Working with Professional Organizations

Making Professional Organizations More Inclusive for People with Disabilities: A Case Study

By Jonathan Lazar, Towson University

It’s important to make courses accessible to people with disabilities, but we also need to consider future employment. Professional organizations and conferences play a major part in career development, including

  • Career development through conference attendance and presentation 
  • Consumption and production of digital resources including blogs, websites, and digital libraries
  • Mentorship programs, networking, and job searches
  • Informal socializing among peers

We need to make sure all of these things, and the professional organizations running them, are inclusive of people with disabilities. There are three potential areas to focus on:

  • physical conference accessibility including accessible conference facilities, accessible hotel rooms, and sign language interpretation
  • digital resource accessibility including the paper submission and reviewing
  • professional organization accessibility including mentorship programs and officer elections

The Association for Computing Machinery’s (ACM) Special Interest Group on Computer-Human Interaction (SIGCHI) has been working to improve accessibility. Discussion on the topic began in January 2011 during a long-term planning meeting for the SIGCHI organization. Tasks were divided into two areas: physical accessibility and digital accessibility, since different people in different roles usually have responsibility for each

Physical accessibility included designing a checklist for conference accessibility, site walkthroughs of potential conference sites, adding someone as the physical accessibility chair to the conference committee, and posting information on the website about the physical accessibility of conference locations and hotels. 

Planning for digital accessibility has been more complicated. We had professional evaluations done to ensure accessibility of our conference web site and mobile app. We have also worked on publication to ensure the submission and review processes as well as accepted papers are accessible. Ultimately, we designed five specific guidelines for pdf accessibility. Easy to understand guidelines were developed and posted on the website. An automated check based on these guidelines was run on accepted papers and results were sent to authors. Making the pdf accessible was encouraged, but not required.

If you’d like to make your professional organization more accessible, consider the following:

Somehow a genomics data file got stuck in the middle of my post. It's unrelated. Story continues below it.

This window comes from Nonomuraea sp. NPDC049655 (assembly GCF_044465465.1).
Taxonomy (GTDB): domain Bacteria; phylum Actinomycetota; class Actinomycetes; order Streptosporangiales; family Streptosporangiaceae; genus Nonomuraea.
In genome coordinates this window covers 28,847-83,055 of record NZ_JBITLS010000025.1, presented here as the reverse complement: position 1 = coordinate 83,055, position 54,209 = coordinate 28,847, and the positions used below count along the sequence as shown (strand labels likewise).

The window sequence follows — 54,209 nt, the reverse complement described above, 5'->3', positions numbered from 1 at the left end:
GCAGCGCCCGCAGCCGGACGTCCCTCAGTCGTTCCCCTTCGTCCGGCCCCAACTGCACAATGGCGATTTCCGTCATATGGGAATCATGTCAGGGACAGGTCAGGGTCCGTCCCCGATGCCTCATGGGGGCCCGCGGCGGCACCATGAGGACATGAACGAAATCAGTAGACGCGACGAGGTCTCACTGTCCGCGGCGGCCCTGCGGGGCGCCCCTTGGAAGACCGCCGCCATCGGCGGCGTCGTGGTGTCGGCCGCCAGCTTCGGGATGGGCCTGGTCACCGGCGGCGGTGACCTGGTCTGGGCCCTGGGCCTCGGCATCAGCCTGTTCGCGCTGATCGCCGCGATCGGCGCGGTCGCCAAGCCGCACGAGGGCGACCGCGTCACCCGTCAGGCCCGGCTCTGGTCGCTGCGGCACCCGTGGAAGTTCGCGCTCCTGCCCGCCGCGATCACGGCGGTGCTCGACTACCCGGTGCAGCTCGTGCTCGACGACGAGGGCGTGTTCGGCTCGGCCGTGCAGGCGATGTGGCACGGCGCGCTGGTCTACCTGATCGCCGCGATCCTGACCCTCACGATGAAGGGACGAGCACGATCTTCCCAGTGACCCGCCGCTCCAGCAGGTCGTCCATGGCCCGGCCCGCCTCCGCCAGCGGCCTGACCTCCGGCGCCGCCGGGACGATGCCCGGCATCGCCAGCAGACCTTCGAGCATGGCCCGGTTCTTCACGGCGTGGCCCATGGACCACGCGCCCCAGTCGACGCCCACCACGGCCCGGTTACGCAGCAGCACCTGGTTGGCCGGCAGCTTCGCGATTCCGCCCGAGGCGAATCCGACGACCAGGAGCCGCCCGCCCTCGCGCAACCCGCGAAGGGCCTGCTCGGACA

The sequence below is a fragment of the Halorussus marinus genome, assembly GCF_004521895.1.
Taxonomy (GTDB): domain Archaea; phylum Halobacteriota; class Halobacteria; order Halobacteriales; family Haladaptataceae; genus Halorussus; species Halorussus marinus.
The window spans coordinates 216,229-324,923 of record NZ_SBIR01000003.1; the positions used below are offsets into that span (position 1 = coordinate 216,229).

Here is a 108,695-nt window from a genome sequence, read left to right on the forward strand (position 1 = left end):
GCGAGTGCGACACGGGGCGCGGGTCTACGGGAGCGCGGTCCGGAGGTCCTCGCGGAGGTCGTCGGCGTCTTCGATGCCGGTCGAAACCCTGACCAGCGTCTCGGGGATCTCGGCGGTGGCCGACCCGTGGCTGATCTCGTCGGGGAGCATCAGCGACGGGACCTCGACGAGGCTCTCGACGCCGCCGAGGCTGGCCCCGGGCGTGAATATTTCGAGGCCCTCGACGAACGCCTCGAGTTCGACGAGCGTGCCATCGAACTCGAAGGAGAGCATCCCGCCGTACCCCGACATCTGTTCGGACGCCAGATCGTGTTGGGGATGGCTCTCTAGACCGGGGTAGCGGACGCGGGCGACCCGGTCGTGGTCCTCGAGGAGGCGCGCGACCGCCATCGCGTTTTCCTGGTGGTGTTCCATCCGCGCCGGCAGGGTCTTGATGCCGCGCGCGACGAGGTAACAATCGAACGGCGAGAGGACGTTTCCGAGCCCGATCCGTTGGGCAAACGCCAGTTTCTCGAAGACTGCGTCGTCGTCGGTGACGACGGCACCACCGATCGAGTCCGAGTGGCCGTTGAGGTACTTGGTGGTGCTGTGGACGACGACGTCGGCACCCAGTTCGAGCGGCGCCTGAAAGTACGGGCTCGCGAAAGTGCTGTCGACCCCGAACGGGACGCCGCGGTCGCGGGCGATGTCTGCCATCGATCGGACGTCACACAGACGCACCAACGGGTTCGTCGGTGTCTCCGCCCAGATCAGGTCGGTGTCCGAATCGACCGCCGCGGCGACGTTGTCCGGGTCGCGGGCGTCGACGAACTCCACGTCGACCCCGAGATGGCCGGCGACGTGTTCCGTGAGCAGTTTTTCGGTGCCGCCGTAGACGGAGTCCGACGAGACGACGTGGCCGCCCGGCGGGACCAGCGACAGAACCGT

• Reach out to the ACM Special Interest Group on Accessibility (SIGACCESS) and AccessComputing.
  • Add feedback loops, in both directions. 
  • Include people with disabilities in your decision-making processes
  • Be clear about prioritization and communicate the rationale. 
  • Recognize and explicitly address and communicate trade-offs.

Advancing Access and Inclusion in the STEM Workforce through Professional Society Partnerships 

By Chris Atchison, University of Cincinnati  

According to the United States Office of Personnel Management, “A key goal of federal government recruitment policies is to attain a workforce that draws from all segments of society and that leverages diversity to deliver the best public service.” However, STEM disciplines are still lacking diversity, particularly when it comes to individuals with disabilities. Opportunities for STEM careers are growing; these are careers where individuals can earn good salaries.

Students with disabilities are often discouraged from pursuing geoscience disciplines because of the significant requirement of field-based study. The image of a geoscientist evokes field research in remote and rugged areas, which are often not accessible for students with mobility or sensory impairments. The reality is that there are geoscientists with disabilities and ways to ensure that students with disabilities can participate in fieldwork.

Through promoting a broad and inclusive pathway, we can help to increase the participation of students with disabilities. This could include programs that foster interest among elementary school students, outreach activities aligned with career and educational opportunities for middle school and high school students, and financial assistance to support postsecondary education. 

I have been working to create change through my organization, the International Association for Geoscience Diversity (IAGD). The IAGD mission is to improve access to the geosciences for individuals with disabilities while promoting communities of research, instruction and student support.  The IAGD community

  • Celebrates the diverse abilities of all geoscientists while fostering student engagement in geoscience career pathways.
  • Provides faculty professional development in instructional access and inclusion.
  • Unifies and promote efforts of collaboration in research and instructional best practices.
  • Develops a community of resources for faculty and student support.
  • Advances knowledge of access and accommodation within the geosciences through scientific research.